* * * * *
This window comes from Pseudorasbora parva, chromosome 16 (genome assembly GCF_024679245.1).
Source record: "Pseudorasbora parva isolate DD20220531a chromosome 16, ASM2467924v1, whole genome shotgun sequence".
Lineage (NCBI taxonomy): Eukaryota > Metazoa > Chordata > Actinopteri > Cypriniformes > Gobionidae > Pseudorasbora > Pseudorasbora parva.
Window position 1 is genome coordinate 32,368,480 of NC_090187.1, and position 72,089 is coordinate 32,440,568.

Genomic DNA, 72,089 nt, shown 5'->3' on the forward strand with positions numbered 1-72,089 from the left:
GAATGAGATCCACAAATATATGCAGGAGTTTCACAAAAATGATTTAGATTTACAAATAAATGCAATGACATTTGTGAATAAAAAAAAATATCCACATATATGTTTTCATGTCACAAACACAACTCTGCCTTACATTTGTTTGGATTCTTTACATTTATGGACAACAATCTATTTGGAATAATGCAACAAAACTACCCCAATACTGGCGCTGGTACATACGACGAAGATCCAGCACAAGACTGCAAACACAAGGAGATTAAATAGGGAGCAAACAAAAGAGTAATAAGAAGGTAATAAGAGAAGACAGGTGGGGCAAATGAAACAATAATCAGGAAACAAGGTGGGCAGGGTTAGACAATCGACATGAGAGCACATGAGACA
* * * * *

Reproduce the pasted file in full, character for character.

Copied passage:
This window comes from Pseudorasbora parva, chromosome 16 (genome assembly GCF_024679245.1).
Source record: "Pseudorasbora parva isolate DD20220531a chromosome 16, ASM2467924v1, whole genome shotgun sequence".
Lineage (NCBI taxonomy): Eukaryota > Metazoa > Chordata > Actinopteri > Cypriniformes > Gobionidae > Pseudorasbora > Pseudorasbora parva.
Window position 1 is genome coordinate 32,368,480 of NC_090187.1, and position 72,089 is coordinate 32,440,568.

Genomic DNA, 72,089 nt, shown 5'->3' on the forward strand with positions numbered 1-72,089 from the left:
GAATGAGATCCACAAATATATGCAGGAGTTTCACAAAAATGATTTAGATTTACAAATAAATGCAATGACATTTGTGAATAAAAAAAAATATCCACATATATGTTTTCATGTCACAAACACAACTCTGCCTTACATTTGTTTGGATTCTTTACATTTATGGACAACAATCTATTTGGAATAATGCAACAAAACTACCCCAATACTGGCGCTGGTACATACGACGAAGATCCAGCACAAGACTGCAAACACAAGGAGATTAAATAGGGAGCAAACAAAAGAGTAATAAGAAGGTAATAAGAGAAGACAGGTGGGGCAAATGAAACAATAATCAGGAAACAAGGTGGGCAGGGTTAGACAATCGACATGAGAGCACATGAGACA